Sorry for the wall of text, but I explain the question, include the data, and provide some code :)
I have some climate data that I want to plot using R. I am working with data that is on an irregular, 277x349 grid, where (x=longitude, y=latitude, z=observation). Say z is a measure of pressure (500 hPa height (m)). I tried to plot contours (or isobars) on top of a map using the package ggplot2, but I am having some trouble due to the structure of the data.
The data comes from a regular, evenly spaced out 277x349 grid on a Lambert conformal projection, and for each grid point we have the actual longitude, latitude, and pressure measurement. It is a regular grid on the projection, but if I plot the data as points on a map using the actual longitude and latitude where the observations were recorded, I get the following:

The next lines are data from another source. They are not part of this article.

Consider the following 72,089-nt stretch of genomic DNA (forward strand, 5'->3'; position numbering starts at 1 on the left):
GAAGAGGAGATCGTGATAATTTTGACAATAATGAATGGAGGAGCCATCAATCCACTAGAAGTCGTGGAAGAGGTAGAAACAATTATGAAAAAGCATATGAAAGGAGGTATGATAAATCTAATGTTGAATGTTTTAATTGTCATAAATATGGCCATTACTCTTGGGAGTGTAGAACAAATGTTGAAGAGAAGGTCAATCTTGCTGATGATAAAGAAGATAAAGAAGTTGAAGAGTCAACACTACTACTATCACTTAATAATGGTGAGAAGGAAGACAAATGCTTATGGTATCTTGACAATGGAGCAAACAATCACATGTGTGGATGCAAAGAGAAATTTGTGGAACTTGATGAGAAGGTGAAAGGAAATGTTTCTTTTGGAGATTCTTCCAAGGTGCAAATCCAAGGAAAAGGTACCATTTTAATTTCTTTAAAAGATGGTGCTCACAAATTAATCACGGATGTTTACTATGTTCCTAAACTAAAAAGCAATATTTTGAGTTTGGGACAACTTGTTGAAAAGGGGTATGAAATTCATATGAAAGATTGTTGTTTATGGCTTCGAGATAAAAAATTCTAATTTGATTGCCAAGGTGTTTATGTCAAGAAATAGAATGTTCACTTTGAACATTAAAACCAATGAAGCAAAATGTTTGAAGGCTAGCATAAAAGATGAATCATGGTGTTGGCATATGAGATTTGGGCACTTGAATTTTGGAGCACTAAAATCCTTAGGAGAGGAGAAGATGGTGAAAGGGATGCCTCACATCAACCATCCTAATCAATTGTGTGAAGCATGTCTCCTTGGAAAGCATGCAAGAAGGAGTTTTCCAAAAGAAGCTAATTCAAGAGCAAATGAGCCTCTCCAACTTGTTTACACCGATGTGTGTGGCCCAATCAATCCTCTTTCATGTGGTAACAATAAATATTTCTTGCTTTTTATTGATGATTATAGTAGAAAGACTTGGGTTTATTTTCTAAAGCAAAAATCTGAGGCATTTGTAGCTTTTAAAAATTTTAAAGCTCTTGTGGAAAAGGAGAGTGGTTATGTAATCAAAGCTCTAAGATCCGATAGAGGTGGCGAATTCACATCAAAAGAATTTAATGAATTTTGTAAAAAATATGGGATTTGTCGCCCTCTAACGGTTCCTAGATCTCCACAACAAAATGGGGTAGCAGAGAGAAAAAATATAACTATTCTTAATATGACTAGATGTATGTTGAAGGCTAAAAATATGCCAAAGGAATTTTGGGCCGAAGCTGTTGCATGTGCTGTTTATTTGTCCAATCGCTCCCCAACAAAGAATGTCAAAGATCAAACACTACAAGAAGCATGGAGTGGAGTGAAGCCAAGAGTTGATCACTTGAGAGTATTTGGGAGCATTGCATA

I can make it look a little nicer by translating the rightmost piece to the left (maybe this can be done with some function, but I did this manually) or by ignoring the rightmost piece. Here is the plot with the right piece translated to the left:
(An aside) Just for fun, I tried my best to re-apply the original projection. I have some of the parameters for applying the projection from the data source, but I do not know what these parameters mean. Also, I do not know how R handles projections (I did read the help files...), so this plot was produced through some trial and error: